Britain's longest living poppy seller dies at the age of 103 days after receiving MBE



Britain's longest living poppy seller died at the age of 103, just a few days after receiving an MBE.

Rosemary Powell helped her mother sell the artificial flowers at the age of just six, during the inaugural Poppy Appeal of Royal British Legion in 1921.

She would spend the next 97 years collecting for charity, but said earlier this year that she would finally quit her voluntary duties.

The great-grandmother, from London, was honored in the Honors List of the Queen & # 39; s Birthday Award for her almost eternal commitment to the legion.

On August 6, just nine days before her death, Powell was offered her MBE on behalf of the Queen by the vice-lord-lieutenant of Greater London, Colonel Jane Davis.

Her support for the Poppy Appeal persists even after her death, with a gift of each copy of her memoirs that goes to charity.

In an obituary, the Powell family said that they & # 39; cost of war & # 39; had known, after she had lost four uncles in the First World War and her fiancé in the Second World War.

Her brother, who won the Military Cross for courage in Egypt, died of cerebral malaria or possible suicide.

During World War II, Mrs. Powell trained as a volunteer aid detachment (VAD) nurse, who took care of civilian nursing for the army.

She lived in Africa for a year in the 1950s, but made poppies of paper to give to the locals during the memory.

During 20 years of living in France, Mrs. Powell and her officer, the Royal Navy, Selwyn Blue Cornflowers, sold the French equivalent of British poppies.

Her family said that the couple's time in France was mainly spent on gardening "which may have been the key to her healthy life".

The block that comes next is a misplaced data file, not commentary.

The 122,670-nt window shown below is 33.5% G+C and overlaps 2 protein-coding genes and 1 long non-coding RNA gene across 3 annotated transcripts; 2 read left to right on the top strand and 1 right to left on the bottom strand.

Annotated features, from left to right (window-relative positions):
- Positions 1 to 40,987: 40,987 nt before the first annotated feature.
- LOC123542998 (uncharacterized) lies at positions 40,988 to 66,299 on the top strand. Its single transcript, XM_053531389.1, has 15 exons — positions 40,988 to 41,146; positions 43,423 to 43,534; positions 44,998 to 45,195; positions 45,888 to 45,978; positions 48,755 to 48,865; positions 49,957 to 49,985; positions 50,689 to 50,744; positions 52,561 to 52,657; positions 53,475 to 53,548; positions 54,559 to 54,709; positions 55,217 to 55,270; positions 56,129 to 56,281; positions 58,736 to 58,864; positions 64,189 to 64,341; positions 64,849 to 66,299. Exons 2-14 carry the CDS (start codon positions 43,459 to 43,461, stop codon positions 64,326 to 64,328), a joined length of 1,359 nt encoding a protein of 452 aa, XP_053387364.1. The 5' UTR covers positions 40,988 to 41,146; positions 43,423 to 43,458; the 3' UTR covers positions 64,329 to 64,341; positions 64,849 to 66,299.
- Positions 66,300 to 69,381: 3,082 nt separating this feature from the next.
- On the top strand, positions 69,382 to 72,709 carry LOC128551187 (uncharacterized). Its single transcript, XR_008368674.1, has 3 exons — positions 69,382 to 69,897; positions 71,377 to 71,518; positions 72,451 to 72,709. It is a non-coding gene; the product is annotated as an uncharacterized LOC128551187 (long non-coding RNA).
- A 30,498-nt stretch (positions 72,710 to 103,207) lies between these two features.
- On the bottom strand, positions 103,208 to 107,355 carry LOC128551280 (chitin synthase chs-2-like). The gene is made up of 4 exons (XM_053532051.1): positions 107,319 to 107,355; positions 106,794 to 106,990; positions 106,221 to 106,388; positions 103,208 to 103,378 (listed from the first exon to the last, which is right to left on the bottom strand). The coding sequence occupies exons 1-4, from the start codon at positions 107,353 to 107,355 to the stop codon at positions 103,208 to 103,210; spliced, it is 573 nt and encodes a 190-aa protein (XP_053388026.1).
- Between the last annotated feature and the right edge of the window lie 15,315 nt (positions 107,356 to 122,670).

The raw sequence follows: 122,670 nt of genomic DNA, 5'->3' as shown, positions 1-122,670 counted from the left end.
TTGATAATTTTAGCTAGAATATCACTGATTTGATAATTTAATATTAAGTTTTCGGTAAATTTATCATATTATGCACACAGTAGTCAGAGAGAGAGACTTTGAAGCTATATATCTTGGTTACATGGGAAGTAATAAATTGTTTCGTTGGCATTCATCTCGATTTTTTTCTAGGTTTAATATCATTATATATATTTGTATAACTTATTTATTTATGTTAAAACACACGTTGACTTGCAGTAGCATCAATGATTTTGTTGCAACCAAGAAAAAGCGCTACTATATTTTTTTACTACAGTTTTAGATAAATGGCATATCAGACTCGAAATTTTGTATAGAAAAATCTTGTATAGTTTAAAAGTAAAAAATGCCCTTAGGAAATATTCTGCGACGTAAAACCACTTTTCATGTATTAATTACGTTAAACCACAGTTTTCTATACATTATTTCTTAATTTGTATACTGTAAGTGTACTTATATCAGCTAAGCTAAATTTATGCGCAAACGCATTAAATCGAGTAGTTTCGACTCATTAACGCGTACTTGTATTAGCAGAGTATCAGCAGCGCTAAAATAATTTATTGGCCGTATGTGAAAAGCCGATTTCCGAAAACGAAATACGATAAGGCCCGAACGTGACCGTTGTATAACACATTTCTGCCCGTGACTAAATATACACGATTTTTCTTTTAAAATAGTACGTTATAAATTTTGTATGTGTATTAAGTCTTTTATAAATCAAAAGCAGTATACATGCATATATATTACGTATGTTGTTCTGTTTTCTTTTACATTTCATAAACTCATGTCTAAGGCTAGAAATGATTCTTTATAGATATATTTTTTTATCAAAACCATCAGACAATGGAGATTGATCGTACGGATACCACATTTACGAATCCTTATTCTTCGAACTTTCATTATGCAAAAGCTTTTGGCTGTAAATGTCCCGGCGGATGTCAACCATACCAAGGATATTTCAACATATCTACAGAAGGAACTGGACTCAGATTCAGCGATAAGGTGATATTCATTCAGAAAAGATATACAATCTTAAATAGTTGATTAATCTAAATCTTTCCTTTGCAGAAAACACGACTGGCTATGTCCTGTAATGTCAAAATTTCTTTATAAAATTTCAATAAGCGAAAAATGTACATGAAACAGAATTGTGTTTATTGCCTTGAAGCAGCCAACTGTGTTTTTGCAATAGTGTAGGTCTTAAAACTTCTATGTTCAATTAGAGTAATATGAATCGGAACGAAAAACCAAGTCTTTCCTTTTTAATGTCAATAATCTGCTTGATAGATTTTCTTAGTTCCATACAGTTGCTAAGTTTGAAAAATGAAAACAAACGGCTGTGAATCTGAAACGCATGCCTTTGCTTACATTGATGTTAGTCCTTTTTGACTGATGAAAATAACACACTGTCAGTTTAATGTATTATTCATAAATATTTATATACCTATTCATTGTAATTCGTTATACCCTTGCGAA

When she returned to the United Kingdom, Mrs. Powell sold poppies in London, including the Kings Mall in Hammersmith.

Her last collection was in her nursing home in the city, where she was offered her MBE while she was draped in a wheelchair in a blanket with a poppy pattern.

The British Legion described Mrs. Powell as an "exceptional woman" and a "real role model".

"Rosemary's commitment to the Legion and the Poppy Appeal, more than 97 years, was nothing short of remarkable," said a spokesperson for the charity.

"She was an exceptional role model and her passion and dedication will be missed by all of us in charity.

"We will forever be indebted to Rosemary for its efforts that have literally helped thousands of generations of armed forces, veterans and their families."

Her funeral will take place later this month, with a special memorial event in the St Paul's Church, Knightsbridge – where she married in 1952 – to follow in October.

Additional reporting by PA


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